“Praying is no easy matter. It demands a relationship in which you allow someone other than yourself to enter into the very center of your person, to see there what you would rather leave in darkness, and to touch there what you would rather leave untouched.”

So we are going to discover how God can change darkness to light in prayer. We will be learning what tohu va vohu means and how it changes David’s and Jesus’ prayer life.

But before we get there, what has helped your prayer life? What questions about prayer do you still struggle with? And does prayer matter to you?

On Sunday we’ll see how it matters and how it changes darkness into light…

Power, Parades, and Position

On Sunday we talked about Jesus’ triumphant entry. We talked about how he enters into Jerusalem riding a donkey, symbolizing that his power works differently than the world’s power of might, greed, position, and conquering. Jesus didn’t ride a warhorse emphasizing his superiority, but a donkey emphasizing his humility.

But even as he was riding into Jerusalem in humility, he was still riding into it to rescue the people. The people shout “Hosanna”, save us now. And Jesus was bringing rescue to them although in a way they never would have expected. That’s because while Jesus does rescue and save, he does it in his way and not in the way of the world.

Jesus rescues and saves through submission, sacrifice, and surrender, not through military might, wealth, or positional power. Jesus’ power operates in a way that is distinctly different than the way of the world.

Around the same time that Jesus rode into Jerusalem, so did Pilate. Pilate rode in on a horse with all of his position, power, and strength on display for all to believe in. Jesus rode in on a donkey where his power and strength required trust to believe in.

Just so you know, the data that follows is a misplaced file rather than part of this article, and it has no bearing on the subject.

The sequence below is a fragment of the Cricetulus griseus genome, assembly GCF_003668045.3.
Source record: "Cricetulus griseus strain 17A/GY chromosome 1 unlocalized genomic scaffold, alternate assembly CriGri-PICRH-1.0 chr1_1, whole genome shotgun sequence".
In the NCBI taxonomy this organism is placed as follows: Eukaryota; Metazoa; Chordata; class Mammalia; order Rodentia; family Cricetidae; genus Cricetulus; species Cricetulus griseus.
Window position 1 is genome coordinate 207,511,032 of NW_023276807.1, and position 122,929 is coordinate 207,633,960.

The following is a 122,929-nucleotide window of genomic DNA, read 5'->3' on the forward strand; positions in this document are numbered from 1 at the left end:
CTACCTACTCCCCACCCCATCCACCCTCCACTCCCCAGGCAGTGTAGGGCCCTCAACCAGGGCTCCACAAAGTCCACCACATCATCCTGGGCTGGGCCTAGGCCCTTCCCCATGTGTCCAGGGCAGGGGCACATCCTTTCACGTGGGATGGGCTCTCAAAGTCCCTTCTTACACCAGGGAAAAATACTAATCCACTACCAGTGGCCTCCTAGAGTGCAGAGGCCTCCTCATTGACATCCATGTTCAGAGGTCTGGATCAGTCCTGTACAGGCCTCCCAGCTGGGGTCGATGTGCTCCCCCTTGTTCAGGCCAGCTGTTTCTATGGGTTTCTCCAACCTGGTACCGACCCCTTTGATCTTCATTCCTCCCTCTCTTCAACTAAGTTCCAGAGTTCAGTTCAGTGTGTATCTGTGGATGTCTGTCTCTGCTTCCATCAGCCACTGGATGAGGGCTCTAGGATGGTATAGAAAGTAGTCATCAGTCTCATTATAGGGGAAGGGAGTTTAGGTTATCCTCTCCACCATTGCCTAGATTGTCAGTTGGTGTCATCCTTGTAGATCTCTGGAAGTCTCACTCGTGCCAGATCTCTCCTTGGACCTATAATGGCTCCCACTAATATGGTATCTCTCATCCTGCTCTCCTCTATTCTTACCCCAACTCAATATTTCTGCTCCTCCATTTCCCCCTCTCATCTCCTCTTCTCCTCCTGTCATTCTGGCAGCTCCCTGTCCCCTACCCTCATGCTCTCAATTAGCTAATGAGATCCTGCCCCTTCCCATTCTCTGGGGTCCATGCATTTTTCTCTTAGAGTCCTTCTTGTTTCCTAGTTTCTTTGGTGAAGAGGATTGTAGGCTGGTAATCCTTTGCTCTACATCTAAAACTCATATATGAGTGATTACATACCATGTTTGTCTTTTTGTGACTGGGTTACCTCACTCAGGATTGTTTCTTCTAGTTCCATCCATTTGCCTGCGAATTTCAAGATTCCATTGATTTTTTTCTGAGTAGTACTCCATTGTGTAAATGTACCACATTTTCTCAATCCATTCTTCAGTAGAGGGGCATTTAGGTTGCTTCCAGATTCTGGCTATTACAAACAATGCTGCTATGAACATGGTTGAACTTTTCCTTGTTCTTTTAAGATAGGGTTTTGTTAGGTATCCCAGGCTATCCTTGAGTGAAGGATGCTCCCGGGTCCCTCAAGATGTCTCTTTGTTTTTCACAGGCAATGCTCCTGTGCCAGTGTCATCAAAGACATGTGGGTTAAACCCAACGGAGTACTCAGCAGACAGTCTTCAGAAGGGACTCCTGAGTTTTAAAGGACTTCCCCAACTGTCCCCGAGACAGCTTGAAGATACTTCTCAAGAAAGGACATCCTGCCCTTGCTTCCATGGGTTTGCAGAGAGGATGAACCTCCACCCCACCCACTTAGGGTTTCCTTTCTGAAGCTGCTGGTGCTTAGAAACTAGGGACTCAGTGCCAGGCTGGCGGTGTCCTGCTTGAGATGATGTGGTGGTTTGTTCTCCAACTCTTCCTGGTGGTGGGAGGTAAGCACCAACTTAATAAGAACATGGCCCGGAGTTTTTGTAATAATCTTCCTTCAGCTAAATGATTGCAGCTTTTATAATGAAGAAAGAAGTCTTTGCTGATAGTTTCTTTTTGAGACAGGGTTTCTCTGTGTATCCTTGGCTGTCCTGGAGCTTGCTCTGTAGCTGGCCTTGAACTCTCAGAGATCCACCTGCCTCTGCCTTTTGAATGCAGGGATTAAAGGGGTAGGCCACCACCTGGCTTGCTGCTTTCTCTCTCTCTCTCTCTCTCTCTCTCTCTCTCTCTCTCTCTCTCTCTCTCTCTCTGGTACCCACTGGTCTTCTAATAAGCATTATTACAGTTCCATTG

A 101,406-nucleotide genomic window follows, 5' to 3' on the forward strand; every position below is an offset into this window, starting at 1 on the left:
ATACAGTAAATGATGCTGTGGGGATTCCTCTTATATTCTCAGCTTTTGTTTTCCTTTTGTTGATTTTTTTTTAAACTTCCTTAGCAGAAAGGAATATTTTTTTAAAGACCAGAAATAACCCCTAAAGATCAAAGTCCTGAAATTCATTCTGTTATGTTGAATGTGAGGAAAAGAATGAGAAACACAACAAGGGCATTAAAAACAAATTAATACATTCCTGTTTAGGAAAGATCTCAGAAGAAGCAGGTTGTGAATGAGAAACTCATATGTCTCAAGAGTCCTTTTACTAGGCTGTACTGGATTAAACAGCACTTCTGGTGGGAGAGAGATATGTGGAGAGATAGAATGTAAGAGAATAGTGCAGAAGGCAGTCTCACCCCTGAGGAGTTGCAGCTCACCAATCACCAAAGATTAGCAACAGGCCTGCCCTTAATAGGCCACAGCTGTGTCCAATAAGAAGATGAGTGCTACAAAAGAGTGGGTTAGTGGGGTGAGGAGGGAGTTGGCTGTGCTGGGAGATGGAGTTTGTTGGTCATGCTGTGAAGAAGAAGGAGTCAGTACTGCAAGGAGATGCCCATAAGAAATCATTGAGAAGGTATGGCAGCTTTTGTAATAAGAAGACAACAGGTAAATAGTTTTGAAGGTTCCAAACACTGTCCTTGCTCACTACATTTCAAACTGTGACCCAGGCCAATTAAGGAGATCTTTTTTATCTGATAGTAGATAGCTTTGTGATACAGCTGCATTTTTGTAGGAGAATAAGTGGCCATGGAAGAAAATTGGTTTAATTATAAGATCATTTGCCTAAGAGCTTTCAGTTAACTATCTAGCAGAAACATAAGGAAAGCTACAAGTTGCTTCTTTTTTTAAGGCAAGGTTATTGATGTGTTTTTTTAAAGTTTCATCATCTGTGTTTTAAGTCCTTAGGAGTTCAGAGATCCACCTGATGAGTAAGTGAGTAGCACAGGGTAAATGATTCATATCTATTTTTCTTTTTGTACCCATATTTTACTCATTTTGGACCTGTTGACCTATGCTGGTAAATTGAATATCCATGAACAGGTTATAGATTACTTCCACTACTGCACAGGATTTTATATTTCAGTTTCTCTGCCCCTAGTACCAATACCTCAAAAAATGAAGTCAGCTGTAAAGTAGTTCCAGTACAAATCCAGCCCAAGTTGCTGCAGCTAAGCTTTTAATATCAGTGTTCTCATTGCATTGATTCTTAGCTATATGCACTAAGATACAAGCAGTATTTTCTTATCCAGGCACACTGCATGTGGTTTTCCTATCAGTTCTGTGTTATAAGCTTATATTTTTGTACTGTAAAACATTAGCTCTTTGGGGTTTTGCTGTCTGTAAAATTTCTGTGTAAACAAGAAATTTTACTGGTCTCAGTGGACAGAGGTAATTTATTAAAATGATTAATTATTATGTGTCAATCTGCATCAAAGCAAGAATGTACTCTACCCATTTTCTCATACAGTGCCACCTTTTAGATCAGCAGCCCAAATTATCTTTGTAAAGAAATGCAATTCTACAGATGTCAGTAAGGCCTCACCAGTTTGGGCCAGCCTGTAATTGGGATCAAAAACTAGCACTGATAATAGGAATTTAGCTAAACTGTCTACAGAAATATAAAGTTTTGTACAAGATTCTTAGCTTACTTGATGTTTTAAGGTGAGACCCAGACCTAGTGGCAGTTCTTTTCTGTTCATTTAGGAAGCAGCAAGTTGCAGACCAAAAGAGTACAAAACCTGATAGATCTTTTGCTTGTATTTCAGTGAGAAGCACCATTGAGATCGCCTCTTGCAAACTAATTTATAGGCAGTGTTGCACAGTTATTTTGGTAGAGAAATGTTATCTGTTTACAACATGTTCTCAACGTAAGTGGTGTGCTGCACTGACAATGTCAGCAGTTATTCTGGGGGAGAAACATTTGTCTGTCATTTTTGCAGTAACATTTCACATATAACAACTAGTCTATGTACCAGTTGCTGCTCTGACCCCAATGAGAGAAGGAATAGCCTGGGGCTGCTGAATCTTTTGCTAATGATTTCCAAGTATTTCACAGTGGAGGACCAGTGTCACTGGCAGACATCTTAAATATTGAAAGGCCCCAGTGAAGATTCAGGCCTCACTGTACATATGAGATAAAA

The challenge for us is to not simply believe in what we can see with our eyes, but what we can trust with our hearts. The challenge is to not simply search for Jesus in spectacles and the sensational, like Pilate and his parade of power, but also in the simple and significant ways of life. Jesus rides a donkey. He’s not riding something flashy and showy, but humble and true.

So my challenge for you this week is this: look for Jesus, watch for him, and find him. But don’t just look for him in the sensational stuff around you. Look for him in the simple and humble ways that he is riding into your life.

And today if you need rescue from something: a work, health, financial, or a relationship situation, then shout “Hosanna” and ask for Jesus to save you.

Just remember he saves in his way, and not the world’s. But that through saving and rescuing us in his way – he rescues the whole world.